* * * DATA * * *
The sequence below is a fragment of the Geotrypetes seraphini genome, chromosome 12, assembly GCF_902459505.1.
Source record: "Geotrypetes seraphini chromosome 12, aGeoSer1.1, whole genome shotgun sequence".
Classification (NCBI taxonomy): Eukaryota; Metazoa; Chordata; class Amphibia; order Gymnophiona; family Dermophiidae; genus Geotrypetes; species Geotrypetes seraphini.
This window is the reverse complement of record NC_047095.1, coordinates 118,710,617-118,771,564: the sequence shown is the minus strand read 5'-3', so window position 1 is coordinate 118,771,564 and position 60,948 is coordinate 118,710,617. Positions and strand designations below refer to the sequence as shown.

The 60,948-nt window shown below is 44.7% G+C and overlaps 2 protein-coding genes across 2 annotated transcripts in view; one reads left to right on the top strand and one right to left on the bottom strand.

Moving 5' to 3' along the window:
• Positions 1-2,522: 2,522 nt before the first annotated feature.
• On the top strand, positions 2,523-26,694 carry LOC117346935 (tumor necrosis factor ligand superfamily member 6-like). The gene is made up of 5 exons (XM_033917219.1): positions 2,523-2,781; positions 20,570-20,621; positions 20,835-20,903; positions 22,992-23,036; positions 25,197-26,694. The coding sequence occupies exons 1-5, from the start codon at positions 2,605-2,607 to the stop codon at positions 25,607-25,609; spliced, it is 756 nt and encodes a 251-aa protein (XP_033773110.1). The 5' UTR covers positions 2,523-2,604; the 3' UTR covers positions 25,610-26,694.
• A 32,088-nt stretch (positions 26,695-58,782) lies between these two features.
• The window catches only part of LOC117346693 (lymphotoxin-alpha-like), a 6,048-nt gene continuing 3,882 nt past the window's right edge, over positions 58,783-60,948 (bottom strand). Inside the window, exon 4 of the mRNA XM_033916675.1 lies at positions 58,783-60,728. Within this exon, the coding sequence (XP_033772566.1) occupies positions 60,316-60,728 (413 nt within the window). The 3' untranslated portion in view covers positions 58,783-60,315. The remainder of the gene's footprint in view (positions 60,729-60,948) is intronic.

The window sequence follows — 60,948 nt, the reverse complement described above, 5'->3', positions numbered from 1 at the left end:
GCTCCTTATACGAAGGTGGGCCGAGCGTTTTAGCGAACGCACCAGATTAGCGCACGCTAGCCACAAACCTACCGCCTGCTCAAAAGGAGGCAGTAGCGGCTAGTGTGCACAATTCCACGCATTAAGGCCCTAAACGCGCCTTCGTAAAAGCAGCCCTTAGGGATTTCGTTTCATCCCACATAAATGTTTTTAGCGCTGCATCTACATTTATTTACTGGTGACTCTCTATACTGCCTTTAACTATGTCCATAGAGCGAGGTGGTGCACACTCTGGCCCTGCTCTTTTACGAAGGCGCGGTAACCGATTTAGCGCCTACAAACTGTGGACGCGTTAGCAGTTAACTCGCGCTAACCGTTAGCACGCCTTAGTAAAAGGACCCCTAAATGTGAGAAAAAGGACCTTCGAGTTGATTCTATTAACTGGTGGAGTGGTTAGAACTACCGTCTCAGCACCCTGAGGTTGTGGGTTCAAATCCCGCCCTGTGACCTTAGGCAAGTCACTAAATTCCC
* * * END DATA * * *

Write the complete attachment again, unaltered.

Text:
The sequence below is a fragment of the Geotrypetes seraphini genome, chromosome 12, assembly GCF_902459505.1.
Source record: "Geotrypetes seraphini chromosome 12, aGeoSer1.1, whole genome shotgun sequence".
Classification (NCBI taxonomy): Eukaryota; Metazoa; Chordata; class Amphibia; order Gymnophiona; family Dermophiidae; genus Geotrypetes; species Geotrypetes seraphini.
This window is the reverse complement of record NC_047095.1, coordinates 118,710,617-118,771,564: the sequence shown is the minus strand read 5'-3', so window position 1 is coordinate 118,771,564 and position 60,948 is coordinate 118,710,617. Positions and strand designations below refer to the sequence as shown.

The 60,948-nt window shown below is 44.7% G+C and overlaps 2 protein-coding genes across 2 annotated transcripts in view; one reads left to right on the top strand and one right to left on the bottom strand.

Moving 5' to 3' along the window:
• Positions 1-2,522: 2,522 nt before the first annotated feature.
• On the top strand, positions 2,523-26,694 carry LOC117346935 (tumor necrosis factor ligand superfamily member 6-like). The gene is made up of 5 exons (XM_033917219.1): positions 2,523-2,781; positions 20,570-20,621; positions 20,835-20,903; positions 22,992-23,036; positions 25,197-26,694. The coding sequence occupies exons 1-5, from the start codon at positions 2,605-2,607 to the stop codon at positions 25,607-25,609; spliced, it is 756 nt and encodes a 251-aa protein (XP_033773110.1). The 5' UTR covers positions 2,523-2,604; the 3' UTR covers positions 25,610-26,694.
• A 32,088-nt stretch (positions 26,695-58,782) lies between these two features.
• The window catches only part of LOC117346693 (lymphotoxin-alpha-like), a 6,048-nt gene continuing 3,882 nt past the window's right edge, over positions 58,783-60,948 (bottom strand). Inside the window, exon 4 of the mRNA XM_033916675.1 lies at positions 58,783-60,728. Within this exon, the coding sequence (XP_033772566.1) occupies positions 60,316-60,728 (413 nt within the window). The 3' untranslated portion in view covers positions 58,783-60,315. The remainder of the gene's footprint in view (positions 60,729-60,948) is intronic.

The window sequence follows — 60,948 nt, the reverse complement described above, 5'->3', positions numbered from 1 at the left end:
GCTCCTTATACGAAGGTGGGCCGAGCGTTTTAGCGAACGCACCAGATTAGCGCACGCTAGCCACAAACCTACCGCCTGCTCAAAAGGAGGCAGTAGCGGCTAGTGTGCACAATTCCACGCATTAAGGCCCTAAACGCGCCTTCGTAAAAGCAGCCCTTAGGGATTTCGTTTCATCCCACATAAATGTTTTTAGCGCTGCATCTACATTTATTTACTGGTGACTCTCTATACTGCCTTTAACTATGTCCATAGAGCGAGGTGGTGCACACTCTGGCCCTGCTCTTTTACGAAGGCGCGGTAACCGATTTAGCGCCTACAAACTGTGGACGCGTTAGCAGTTAACTCGCGCTAACCGTTAGCACGCCTTAGTAAAAGGACCCCTAAATGTGAGAAAAAGGACCTTCGAGTTGATTCTATTAACTGGTGGAGTGGTTAGAACTACCGTCTCAGCACCCTGAGGTTGTGGGTTCAAATCCCGCCCTGTGACCTTAGGCAAGTCACTAAATTCCC